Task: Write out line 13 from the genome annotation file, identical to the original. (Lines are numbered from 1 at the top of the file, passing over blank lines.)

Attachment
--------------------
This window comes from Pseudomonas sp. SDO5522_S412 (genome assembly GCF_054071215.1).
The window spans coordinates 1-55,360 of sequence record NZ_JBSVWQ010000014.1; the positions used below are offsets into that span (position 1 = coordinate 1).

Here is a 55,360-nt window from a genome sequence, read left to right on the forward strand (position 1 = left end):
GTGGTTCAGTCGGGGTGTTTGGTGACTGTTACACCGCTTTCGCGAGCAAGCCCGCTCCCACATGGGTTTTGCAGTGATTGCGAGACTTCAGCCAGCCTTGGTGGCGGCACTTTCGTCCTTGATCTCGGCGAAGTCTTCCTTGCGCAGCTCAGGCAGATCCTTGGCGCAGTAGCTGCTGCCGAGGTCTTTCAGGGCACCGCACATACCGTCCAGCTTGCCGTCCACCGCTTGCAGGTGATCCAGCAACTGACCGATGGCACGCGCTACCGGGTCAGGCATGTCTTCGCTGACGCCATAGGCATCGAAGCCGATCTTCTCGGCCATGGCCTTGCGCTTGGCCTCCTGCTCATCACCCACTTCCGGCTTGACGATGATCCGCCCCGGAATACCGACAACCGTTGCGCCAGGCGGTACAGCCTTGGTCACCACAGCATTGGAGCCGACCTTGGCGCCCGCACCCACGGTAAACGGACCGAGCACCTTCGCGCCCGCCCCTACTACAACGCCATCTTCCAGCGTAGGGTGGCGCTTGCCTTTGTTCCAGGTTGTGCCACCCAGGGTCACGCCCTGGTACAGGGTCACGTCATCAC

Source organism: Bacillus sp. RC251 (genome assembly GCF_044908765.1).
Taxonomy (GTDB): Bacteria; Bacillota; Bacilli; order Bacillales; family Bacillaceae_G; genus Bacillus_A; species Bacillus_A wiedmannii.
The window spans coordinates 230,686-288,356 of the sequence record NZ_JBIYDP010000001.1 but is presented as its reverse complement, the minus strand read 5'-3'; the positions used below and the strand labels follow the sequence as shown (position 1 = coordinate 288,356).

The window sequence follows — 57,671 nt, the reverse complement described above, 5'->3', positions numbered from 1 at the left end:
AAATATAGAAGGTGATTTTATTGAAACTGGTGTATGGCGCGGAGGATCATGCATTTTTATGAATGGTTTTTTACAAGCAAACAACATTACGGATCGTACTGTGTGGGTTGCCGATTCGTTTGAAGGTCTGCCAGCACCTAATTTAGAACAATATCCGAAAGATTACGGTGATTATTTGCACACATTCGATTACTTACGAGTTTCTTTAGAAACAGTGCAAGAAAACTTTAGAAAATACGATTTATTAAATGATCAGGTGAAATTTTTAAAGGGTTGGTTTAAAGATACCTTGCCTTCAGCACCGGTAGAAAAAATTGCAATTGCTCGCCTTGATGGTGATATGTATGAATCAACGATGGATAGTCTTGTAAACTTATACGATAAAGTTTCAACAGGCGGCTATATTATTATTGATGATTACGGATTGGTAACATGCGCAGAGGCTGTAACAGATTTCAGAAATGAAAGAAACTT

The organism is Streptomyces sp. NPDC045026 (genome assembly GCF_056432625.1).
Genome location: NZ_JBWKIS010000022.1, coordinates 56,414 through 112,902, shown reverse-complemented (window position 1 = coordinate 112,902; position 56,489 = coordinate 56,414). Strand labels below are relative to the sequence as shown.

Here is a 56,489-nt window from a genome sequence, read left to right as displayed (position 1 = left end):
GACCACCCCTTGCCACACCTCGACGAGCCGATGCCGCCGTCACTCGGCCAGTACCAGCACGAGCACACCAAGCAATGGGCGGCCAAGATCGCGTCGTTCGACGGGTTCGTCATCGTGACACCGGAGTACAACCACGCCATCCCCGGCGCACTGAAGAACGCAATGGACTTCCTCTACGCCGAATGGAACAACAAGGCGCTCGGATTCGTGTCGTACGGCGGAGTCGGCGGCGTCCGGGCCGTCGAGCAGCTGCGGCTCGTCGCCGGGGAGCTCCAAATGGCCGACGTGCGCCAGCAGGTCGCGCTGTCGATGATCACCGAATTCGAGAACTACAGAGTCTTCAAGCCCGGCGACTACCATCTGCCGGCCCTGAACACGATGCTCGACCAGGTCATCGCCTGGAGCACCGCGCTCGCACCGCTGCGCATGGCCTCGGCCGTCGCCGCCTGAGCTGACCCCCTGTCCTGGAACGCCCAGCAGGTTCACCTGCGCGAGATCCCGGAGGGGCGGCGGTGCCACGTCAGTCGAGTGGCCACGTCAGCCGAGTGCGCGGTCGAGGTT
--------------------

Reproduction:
GACCACCCCTTGCCACACCTCGACGAGCCGATGCCGCCGTCACTCGGCCAGTACCAGCACGAGCACACCAAGCAATGGGCGGCCAAGATCGCGTCGTTCGACGGGTTCGTCATCGTGACACCGGAGTACAACCACGCCATCCCCGGCGCACTGAAGAACGCAATGGACTTCCTCTACGCCGAATGGAACAACAAGGCGCTCGGATTCGTGTCGTACGGCGGAGTCGGCGGCGTCCGGGCCGTCGAGCAGCTGCGGCTCGTCGCCGGGGAGCTCCAAATGGCCGACGTGCGCCAGCAGGTCGCGCTGTCGATGATCACCGAATTCGAGAACTACAGAGTCTTCAAGCCCGGCGACTACCATCTGCCGGCCCTGAACACGATGCTCGACCAGGTCATCGCCTGGAGCACCGCGCTCGCACCGCTGCGCATGGCCTCGGCCGTCGCCGCCTGAGCTGACCCCCTGTCCTGGAACGCCCAGCAGGTTCACCTGCGCGAGATCCCGGAGGGGCGGCGGTGCCACGTCAGTCGAGTGGCCACGTCAGCCGAGTGCGCGGTCGAGGTT